It seems that there is no respite from air pollution in Delhi. Bad air seems to be the norm unless rain/strong winds ameliorate the situation. In Delhi, air pollution levels in the past 10 years have been consistently above 100 g per m³, which is more than 10 times the permissible limit. Existing research shows that this leads to a reduction of nine years from the life expectancy of an average Delhiite.
In spite of intervention by the court, the burning of crop residue goes unchecked. Delhi needs to look inwards and introspect on the extent to which it can reduce emissions that are under its control. Can it make a subtle difference in limiting vehicular emissions through policy interventions? Mind it, fossil fuel-based vehicles contribute nearly 39 per cent of the total air pollution in Delhi. So, the question is whether policy intervention can substantially reduce the size of this pie. Of course, complementary policy intervention is required to reduce air pollution originating from road dust (18 per cent), industries (14 per cent) and construction activities (8 per cent).
Multisector policy interventions are probably the only way to clean the air in the country, including Delhi. Over the years, the Indian government has constituted multiple institutions and policies for monitoring and promoting air quality. Notable among them is the tightening of the emission limits for particulate matter (PM) from the transport sector.
The Indian government has also adopted a more stringent level of emission standards, namely, BS-VI, for all vehicles manufactured on or after April 1, 2020. This will bring India’s motor vehicle regulations in direct alignment with the European Union regulation on emission standards (ICCT – 2016 and India BS-VI Standards). This is in addition to the earlier measure from 2001 that adopted compressed natural gas as the fuel for all public transport in Delhi. Recognising the gravity of the issue of air pollution, further targets towards electrification of public transport fleets and hydrogen fuel vehicles have been proposed by NITI Aayog in its policy document for building a new India. To encourage the growth of electric vehicles (EVs), the central government has introduced the Fame I and II schemes, which provide subsidies to buyers for purchasing EVs. The scrappage policy for old vehicles is now also in place. In 2019, the Delhi government came up with a draft EV policy, through which it supported the EV subsidy model and set up targets for the next five years. Lastly, only diesel vehicles that are younger than 10 years and petrol vehicles that are younger than 15 years are now allowed to ply in Delhi.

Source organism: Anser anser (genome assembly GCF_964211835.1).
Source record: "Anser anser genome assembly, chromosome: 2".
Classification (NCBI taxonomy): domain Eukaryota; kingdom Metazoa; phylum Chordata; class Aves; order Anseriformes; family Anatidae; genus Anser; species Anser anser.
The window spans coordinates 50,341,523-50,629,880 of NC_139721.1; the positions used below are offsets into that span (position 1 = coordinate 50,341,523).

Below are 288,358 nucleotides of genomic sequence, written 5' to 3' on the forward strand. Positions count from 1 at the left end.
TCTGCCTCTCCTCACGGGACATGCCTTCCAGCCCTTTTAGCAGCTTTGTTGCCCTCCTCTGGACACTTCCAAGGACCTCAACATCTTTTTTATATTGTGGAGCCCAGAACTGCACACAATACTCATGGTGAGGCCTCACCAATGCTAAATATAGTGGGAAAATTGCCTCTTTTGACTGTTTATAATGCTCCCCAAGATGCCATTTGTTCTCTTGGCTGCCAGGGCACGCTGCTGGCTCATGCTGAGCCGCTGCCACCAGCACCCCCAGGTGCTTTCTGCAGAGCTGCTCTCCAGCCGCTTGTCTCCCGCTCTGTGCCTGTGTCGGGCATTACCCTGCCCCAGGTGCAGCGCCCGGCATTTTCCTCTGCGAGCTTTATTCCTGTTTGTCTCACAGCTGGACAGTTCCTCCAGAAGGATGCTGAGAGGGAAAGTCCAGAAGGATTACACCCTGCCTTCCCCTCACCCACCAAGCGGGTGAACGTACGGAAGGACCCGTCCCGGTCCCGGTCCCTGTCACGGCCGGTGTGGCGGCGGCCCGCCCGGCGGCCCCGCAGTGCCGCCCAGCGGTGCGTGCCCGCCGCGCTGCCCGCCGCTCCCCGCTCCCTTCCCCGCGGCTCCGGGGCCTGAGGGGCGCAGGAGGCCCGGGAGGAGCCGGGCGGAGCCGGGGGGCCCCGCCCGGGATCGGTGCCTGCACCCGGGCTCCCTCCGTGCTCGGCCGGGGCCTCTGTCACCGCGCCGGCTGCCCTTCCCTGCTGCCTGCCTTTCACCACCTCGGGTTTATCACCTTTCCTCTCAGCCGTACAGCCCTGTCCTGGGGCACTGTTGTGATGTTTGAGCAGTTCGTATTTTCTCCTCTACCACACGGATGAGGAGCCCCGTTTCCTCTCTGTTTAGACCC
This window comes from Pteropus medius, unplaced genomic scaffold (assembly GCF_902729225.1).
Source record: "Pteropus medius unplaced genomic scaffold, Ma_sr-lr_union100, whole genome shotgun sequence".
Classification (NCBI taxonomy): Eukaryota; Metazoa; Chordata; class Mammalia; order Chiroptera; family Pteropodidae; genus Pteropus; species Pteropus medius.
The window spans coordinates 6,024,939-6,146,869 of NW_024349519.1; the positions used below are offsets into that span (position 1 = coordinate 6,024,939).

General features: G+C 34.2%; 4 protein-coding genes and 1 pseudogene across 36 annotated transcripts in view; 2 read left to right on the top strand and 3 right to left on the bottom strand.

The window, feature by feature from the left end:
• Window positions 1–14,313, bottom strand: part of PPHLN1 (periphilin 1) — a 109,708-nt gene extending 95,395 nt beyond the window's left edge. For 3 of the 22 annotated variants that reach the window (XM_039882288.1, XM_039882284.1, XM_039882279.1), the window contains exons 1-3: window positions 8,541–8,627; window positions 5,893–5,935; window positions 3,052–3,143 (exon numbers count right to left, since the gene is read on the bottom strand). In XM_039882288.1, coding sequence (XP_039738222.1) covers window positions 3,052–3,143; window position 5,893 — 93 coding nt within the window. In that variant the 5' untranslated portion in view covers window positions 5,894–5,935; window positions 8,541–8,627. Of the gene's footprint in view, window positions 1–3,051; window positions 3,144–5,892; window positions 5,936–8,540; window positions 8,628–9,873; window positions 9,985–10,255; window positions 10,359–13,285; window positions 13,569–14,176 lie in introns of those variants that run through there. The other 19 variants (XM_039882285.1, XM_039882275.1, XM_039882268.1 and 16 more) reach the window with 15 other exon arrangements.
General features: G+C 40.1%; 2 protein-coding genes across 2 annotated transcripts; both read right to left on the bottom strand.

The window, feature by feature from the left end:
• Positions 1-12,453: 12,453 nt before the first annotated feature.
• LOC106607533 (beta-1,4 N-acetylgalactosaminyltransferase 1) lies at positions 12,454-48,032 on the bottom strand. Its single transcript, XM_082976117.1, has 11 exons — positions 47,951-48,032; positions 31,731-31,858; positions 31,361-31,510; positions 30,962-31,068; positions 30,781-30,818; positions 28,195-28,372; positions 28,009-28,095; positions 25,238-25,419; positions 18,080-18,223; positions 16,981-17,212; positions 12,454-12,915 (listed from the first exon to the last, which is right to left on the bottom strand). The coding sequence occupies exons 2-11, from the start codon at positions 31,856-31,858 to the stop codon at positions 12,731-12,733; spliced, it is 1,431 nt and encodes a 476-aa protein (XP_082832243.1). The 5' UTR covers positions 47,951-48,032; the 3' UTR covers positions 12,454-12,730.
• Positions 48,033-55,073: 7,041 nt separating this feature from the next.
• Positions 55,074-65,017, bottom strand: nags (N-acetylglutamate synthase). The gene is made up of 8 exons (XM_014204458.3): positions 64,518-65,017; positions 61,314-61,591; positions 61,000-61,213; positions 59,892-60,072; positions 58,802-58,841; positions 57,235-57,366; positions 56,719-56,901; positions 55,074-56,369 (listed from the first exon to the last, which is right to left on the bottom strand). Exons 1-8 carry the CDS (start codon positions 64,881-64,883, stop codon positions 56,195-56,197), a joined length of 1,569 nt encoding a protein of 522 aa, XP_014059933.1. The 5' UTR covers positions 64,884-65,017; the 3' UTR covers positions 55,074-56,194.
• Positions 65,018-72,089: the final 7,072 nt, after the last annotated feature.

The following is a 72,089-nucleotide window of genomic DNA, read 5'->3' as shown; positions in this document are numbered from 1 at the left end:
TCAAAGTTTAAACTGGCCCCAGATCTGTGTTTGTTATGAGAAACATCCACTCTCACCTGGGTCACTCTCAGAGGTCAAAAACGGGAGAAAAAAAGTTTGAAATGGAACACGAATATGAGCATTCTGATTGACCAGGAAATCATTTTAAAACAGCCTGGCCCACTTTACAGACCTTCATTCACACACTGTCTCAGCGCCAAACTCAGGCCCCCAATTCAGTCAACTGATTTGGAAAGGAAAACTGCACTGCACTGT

Will these policy interventions limit emissions from the transportation sector in Delhi? This has been judged by calibrating the International Vehicle Emissions (IVE) model, the popular worldwide policy tool for such analysis, using data on the characteristics and usage patterns of Delhi’s vehicles. To be specific, IVE assumes that the total amount of emissions is a function of the number of vehicles by type, the emission levels of these different types of vehicles, and the average distance covered every day by these vehicles. The data needed for calibrating the model to simulate the Delhi transport sector is mainly drawn from published government sources such as registration data on new vehicles; emission data on PM, hydrocarbon (HC), carbon monoxide (CO), and nitrogen oxides (NOX) levels from the Central Pollution control board; retirement of vehicles as per government norms average distance travelled and vehicle usage based on previous data Google’s Community Mobility Report etc. The model is calibrated taking into account the downturn effect of the Covid-19 pandemic on vehicle sales.